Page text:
Are Sideline Reporters Necessary Or Just a Distraction

Charles JohnsonCorrespondent IJuly 21, 2009

LOS ANGELES, CA - JULY 15:  ***EXCLUSIVE***  TV personality Erin Andrews poses during the 2009 ESPY awards held at Nokia Theatre LA Live on July 15, 2009 in Los Angeles, California. The 17th annual ESPYs will air on Sunday, July 19 at 9PM ET on ESPN.  (Photo by Kevork Djansezian/Getty Images for ESPY)

I've been wondering what is the purpose of sideline reporting? Especially when it comes to reporters like Erin Andrews and multitude of female reporters on ESPN, none whom are particularly unattractive. Think of the female reporters who do sideline reporting for the NFL (especially Monday Night Football).

I mostly cover Nascar and even there we have Jamie Little whom they put in a fire suit yet there's that whole hair flowing in the wind thing going on.

Don't get me wrong, I am engaged man but I'm also a purist when it comes to sports, not a chauvinist but there's a time and place for good reporting and there's separate place for eye candy (like Maxim Magazine). Now with the story out about Erin Andrews being spied on in her Omaha hotel room while naked, it just makes me wonder about her place in sideline reporting.

I watched the College Baseball World Series this past month and she reported from the dugouts and foul territory on the series and at times she was a distraction to the game going on and at other times she was completely unnecessary.

I mean I really don't like it when a baseball manager is interviewed during a game in the dugout. It doesn't matter if it's Erin Andrews or Joe Morgan asking the questions, let the manager do his job. There will be time for questions in the post game interviews.

Same goes when talking to a Nascar driver just after he exits the infield care facility after a crash. I know from wrecking a few cars, the last thing you want to do after having a crash is talk about it, even if it his your job.

When you attend a game or a race in person there is no sideline reporter to give you facts (most which are trivial in nature anyway), so you follow the score and come to your own conclusion of what's going on.

Sports have gotten so in your face and around the clock (thanks ESPN), that its hard to form your own opinion about things or have the time to think for someone is always telling you something. And it doesn't matter if its a pretty blond, a dumb jock or some hack, do we really need to have a reporter always around to get in an athletes face to ask questions.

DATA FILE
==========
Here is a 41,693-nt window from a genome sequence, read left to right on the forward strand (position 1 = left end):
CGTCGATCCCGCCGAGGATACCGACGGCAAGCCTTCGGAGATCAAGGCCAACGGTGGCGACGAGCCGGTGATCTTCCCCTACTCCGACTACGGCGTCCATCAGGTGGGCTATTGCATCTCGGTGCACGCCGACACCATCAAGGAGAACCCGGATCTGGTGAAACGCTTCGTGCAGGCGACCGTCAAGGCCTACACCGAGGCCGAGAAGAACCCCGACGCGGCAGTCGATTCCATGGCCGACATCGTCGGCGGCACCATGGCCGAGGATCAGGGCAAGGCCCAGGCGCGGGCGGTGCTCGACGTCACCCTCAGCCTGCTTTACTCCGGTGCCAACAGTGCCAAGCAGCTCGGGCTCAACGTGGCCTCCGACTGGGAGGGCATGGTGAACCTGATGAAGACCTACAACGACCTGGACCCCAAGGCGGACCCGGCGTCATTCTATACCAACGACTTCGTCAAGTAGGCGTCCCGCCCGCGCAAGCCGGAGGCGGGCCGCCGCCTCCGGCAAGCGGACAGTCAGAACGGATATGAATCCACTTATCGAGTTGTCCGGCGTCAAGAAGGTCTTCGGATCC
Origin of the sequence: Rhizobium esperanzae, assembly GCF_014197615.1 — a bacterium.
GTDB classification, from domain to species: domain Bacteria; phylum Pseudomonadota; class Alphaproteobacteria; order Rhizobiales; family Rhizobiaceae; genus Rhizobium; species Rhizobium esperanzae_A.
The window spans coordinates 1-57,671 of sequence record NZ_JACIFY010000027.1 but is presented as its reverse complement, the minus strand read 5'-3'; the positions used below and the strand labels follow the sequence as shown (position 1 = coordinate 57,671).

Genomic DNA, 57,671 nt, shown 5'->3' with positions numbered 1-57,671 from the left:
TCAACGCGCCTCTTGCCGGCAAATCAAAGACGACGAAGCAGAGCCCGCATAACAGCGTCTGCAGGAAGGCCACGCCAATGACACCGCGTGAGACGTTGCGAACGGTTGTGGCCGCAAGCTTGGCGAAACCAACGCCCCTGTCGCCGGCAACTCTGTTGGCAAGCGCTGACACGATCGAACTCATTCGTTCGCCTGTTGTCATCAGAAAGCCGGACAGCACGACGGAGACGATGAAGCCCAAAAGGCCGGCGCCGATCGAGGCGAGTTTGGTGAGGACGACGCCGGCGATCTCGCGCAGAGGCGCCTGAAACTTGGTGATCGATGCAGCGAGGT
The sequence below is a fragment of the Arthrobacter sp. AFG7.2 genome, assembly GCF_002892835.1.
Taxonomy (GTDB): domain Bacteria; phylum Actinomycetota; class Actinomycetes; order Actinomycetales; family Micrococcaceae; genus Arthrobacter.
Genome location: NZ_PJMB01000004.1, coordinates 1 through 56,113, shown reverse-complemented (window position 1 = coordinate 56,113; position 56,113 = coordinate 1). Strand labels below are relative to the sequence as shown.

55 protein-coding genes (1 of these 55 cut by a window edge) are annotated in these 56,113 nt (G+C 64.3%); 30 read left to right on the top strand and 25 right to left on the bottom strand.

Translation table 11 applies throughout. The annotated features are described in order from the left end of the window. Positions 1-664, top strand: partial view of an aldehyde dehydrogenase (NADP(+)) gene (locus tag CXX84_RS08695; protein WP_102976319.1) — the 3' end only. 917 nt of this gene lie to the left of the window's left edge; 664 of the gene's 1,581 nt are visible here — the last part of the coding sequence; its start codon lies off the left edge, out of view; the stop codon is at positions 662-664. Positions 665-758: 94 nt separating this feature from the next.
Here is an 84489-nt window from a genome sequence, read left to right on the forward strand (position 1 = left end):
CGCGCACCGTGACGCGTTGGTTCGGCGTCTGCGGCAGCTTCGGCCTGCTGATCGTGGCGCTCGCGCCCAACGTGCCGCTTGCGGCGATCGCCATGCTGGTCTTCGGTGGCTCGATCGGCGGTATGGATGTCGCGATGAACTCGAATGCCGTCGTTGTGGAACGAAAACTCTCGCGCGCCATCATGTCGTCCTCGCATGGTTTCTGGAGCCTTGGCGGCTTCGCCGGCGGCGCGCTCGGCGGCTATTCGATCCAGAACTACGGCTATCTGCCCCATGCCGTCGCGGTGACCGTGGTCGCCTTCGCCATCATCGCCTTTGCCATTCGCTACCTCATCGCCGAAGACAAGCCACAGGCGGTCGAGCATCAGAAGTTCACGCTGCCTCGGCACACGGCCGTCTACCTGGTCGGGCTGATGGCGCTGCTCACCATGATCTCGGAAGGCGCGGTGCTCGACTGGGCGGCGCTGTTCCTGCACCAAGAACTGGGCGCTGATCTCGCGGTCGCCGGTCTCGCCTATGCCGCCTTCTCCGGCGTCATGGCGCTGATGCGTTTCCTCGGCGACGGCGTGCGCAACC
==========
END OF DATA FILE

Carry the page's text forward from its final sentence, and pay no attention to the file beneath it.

Aren't the media sessions enough? Apparently not, though I've had enough this aggressive style of reporter for even with Erin Andrews its still hard to swallow and enjoy my sports. I hope the networks don't think that this will make us watch more sports or adds to the broadcast.

Stopping NBA players or coaches on their way to the locker room at halftime of a big game doesn't bring more credibility to the game or add much information.

Talking to a Nascar driver while he is in the car during a rain delay isn't riviting television.

I mean when does it stop? In Nascar they open a radio frequency to interview the driver while he is driving the car either pre race or during a caution. How would you like it if you were questioned as you tried to do your job? Well you probably are, but it's your boss or a co-worker not a national news source.

And yes, as a Chicagoan (but not a Cubs fan), I'm aware of last years Cubs vs Brewers series when Erin Andrews was in the Cubs clubhouse in a skimpy dress and acting provacative while trying to be a journalist.

That's just unprofessional and as a former journalism student I realize you do what you have to do to get the story, but there are ethical limits and plain ol' good taste.

Call me a fuddy duddy but it's just too much these days with reporters constantly walking a sideline and giving up to date reports. It's that much worse to have a young woman flaunt herself at the same time. Its just not professional or respectful.